Generalized Subtraction and Division

KenKen puzzles, as popularized in the U.S., have a major simplifying restriction: Subtraction and division cages must have exactly two cells. This restriction is lifted in some puzzle variants. Today, in response to a reader question, I briefly look at the problem of generalizing my solver to handle such puzzles.

An Example

See this puzzle for an example of 3+ cell subtraction and division. In particular, note that cells D1, E1, and E2 must form a quotient of 1, while cells D3, E3, and F3 must form a difference of 0.

What Does This Mean?

With 3+ cell subtraction or division, the cells are arranged in some order (in which the largest value comes first) and operators are placed between them. In the preceding example, this means that:

• `(D1 / E1) / E2 = 1`, or
• `(E1 / D1) / E2 = 1`, or
• `(E2 / E1) / D1 = 1`

and

• `(D3 - E3) - F3 = 0`, or
• `(E3 - D3) - F3 = 0`, or
• `(F3 - E3) - D3 = 0`

Note that alternative formulations, such as `(D1 / E2) / E1 = 1`, amount to reshufflings of terms, and may be ignored.

Constraints

Our solver uses constraints to answer the following question:

Given what we know (or assume) about the puzzle, is it possible, under any set of circumstances, for a given value to appear in a given cell?

We answer this question, for subtraction and division `Constraints`, with a `_test_component()` member function, which takes as its arguments the component to be tested, and a tuple of tuples of all other possible values in the cage, grouped by cell.

We use the following rules to determine whether or not a given value might appear in a given cell of a subtraction cage:

• The candidate value may appear if a sum can be constructed from the values of the other cells equal to the candidate value less the cage’s value
• The candidate value may appear if a difference can be constructed from the values of the other cells equal to the sum of the candidate value and the cage’s value
• If neither of the first two cases applies, the candidate value may not appear in the cell

We use the following rules to determine whether or not a given value might appear in a given cell of a division cage:

• The candidate value may appear if a product can be constructed from the values of the other cells equal to the candidate value divided by the cage’s value
• The candidate value may appear if a quotient can be constructed from the values of the other cells equal to the product of the candidate value and the cage’s value
• If neither of the first two cases applies, the candidate value may not appear in the cell

The new `Diff` and `Div` constraints look like this:

``````class Diff(Constraint):
def __init__(self, value, *cells):
Constraint.__init__(self, value, *cells)
if (len(self.cells) < 2): raise Exception('Diff constraints must be applied to 2 or more cells')
def _test_component(self, component, context):
return ((component>self.value) and can_make_sum_p(component-self.value, context)) or \
can_make_difference_p(self.value+component, context)

class Div(Constraint):
def __init__(self, value, *cells):
Constraint.__init__(self, value, *cells)
if (len(self.cells) < 2): raise Exception('Div constraints must be applied to 2 or more cells')
def _test_component(self, component, context):
return ((not component%self.value) and can_make_product_p(component/self.value, context)) or \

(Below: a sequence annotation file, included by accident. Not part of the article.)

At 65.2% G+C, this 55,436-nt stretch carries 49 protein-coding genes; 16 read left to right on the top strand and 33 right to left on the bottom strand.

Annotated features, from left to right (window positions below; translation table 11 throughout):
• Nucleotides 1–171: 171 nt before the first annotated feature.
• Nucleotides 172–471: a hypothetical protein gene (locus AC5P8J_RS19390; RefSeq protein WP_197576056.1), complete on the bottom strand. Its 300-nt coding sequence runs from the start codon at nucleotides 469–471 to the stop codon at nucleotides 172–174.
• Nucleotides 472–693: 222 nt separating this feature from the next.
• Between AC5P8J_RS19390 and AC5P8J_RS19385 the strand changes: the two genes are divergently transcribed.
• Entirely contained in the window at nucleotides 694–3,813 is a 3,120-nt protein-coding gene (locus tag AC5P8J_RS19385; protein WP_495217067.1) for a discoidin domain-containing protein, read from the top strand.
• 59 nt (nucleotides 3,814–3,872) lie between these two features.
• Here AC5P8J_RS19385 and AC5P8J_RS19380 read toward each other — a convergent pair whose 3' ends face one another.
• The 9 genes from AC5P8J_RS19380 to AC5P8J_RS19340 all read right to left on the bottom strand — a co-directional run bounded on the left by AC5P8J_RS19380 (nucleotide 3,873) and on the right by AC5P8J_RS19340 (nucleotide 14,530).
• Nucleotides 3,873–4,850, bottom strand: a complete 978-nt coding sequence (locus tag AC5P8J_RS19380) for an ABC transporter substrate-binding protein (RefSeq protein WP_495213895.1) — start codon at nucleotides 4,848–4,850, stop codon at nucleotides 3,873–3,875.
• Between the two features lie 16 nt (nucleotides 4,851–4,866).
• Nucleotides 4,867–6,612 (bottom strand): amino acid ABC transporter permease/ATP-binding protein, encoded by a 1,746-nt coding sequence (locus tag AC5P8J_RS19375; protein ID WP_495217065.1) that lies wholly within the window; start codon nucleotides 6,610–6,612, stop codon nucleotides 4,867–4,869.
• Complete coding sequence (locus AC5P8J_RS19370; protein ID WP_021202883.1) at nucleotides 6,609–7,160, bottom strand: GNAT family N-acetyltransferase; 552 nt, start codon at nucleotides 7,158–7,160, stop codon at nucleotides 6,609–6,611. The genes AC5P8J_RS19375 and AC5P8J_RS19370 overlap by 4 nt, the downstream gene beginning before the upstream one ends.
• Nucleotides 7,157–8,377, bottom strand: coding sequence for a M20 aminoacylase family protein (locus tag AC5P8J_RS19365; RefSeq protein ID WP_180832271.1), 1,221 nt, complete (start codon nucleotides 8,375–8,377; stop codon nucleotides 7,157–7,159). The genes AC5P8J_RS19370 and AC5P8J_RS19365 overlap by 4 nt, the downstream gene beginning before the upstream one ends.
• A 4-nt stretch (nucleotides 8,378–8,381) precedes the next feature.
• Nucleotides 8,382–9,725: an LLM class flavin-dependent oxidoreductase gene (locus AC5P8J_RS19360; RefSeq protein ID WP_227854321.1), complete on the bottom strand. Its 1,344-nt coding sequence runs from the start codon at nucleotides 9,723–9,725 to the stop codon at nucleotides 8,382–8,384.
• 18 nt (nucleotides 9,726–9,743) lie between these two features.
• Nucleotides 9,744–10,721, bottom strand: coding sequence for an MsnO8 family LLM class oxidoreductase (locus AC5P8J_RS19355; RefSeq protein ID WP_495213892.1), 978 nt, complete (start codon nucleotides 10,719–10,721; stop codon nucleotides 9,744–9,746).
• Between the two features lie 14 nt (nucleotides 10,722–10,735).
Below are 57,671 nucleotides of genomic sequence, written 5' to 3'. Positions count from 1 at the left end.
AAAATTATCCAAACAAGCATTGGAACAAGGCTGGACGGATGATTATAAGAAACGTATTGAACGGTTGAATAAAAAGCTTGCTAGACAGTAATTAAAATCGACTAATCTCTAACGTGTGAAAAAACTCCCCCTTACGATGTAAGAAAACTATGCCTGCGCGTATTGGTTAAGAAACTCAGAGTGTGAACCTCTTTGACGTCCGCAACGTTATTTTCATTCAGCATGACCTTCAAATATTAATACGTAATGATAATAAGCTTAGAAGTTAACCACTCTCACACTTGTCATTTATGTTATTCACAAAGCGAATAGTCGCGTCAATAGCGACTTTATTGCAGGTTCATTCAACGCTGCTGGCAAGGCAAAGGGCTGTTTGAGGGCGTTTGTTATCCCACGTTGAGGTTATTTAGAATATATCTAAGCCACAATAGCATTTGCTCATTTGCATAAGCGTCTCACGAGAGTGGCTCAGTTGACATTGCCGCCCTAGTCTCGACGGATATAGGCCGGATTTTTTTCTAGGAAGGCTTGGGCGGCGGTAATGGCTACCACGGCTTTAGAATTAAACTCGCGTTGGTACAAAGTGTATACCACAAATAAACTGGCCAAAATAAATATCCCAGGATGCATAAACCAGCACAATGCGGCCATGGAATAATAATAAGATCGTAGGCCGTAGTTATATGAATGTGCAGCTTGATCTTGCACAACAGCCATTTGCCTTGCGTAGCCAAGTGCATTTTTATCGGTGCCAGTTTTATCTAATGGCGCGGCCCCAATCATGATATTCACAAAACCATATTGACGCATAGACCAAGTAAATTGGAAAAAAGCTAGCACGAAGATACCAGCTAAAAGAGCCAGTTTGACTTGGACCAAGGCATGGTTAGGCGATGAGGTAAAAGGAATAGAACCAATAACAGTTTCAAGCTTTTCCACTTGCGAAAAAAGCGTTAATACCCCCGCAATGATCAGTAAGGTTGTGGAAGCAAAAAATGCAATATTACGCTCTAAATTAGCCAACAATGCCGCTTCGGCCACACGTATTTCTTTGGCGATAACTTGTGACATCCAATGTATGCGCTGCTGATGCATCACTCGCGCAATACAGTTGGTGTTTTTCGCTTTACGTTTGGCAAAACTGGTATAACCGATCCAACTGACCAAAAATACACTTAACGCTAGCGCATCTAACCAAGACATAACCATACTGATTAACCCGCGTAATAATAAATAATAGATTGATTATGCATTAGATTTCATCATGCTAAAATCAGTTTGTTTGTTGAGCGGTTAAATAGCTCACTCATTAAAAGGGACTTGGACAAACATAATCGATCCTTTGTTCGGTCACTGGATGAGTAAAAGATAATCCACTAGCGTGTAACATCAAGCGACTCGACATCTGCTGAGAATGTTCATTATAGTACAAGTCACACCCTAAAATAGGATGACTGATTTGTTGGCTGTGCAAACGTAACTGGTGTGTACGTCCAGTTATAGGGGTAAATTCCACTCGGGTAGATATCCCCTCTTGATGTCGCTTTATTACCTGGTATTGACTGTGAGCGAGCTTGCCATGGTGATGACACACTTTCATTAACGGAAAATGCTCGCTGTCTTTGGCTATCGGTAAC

can_make_quotient_p(self.value*component, context)``````

Helpers

We need two new helper functions, which test whether or not a difference or a quotient (respectively) can be made from a group of cells with certain possible values:

``````# Can we select exactly one member from each set s.t. the difference of all selected members is t?
d_diff_queries = {}
def can_make_difference_p(t, sets):
if (len(sets) == 1): return (t in sets)
r = d_diff_queries.get((t, sets))
if (r == None):
head = sets; tail = sets[1:]
r = any(can_make_sum_p(e-t, tail) for e in head if e > t) or \
any(can_make_difference_p(t+e, tail) for e in head)
d_diff_queries[(t, sets)] = r
return r

# Can we select exactly one member from each set s.t. the quotient of all selected members is t?
d_quot_queries = {}
def can_make_quotient_p(t, sets):
if (len(sets) == 1): return (t in sets)
r = d_quot_queries.get((t, sets))
if (r == None):
head = sets; tail = sets[1:]
r =	any(can_make_product_p(e/t, tail) for e in head if not e%t) or \
any(can_make_quotient_p(t*e, tail) for e in head)
d_quot_queries[(t, sets)] = r
return r``````

Code

A complete implementation can be downloaded here. It's based on the last version we discussed, which added support for puzzles with multiple solutions.

Efficiency

This is a somewhat naive implementation; for one thing, it ignores the fact that it's impossible to make a difference or a quotient larger than the puzzle size. Nevertheless, it does work, and illustrates how to generalize the solver to handle such problems.

Future Work

I'm continuing on with my recent work, then looking into widgets:

• Possibly deploy support for 3+ cell difference and quotient cages to the web-based KenKen solver
• Add more sites to the whitepaper
• Begin researching widgets

Weekend Stats

Stat 10th 11th 12th
Visitors 40 21 31
Visits 45 24 40
Pageviews 91 77 243
Pages/Visit 2.02 3.21 6.08
Avg. Time on Site 2:49 6.17 6.38

It's far too early to really say, but I think the new advertising approach is working a little better. These stats are pretty noisy, but when I dig into my Adwords stats, I'm seeing decent (6 or 7) Quality Scores, full budget utilization, and ~\$0.25 CPC. The latter number is unsustainably high, of course, but let's worry about that later. More generally (and generalizing wildly), a whitepaper marketing approach seems to fit well with Adwords.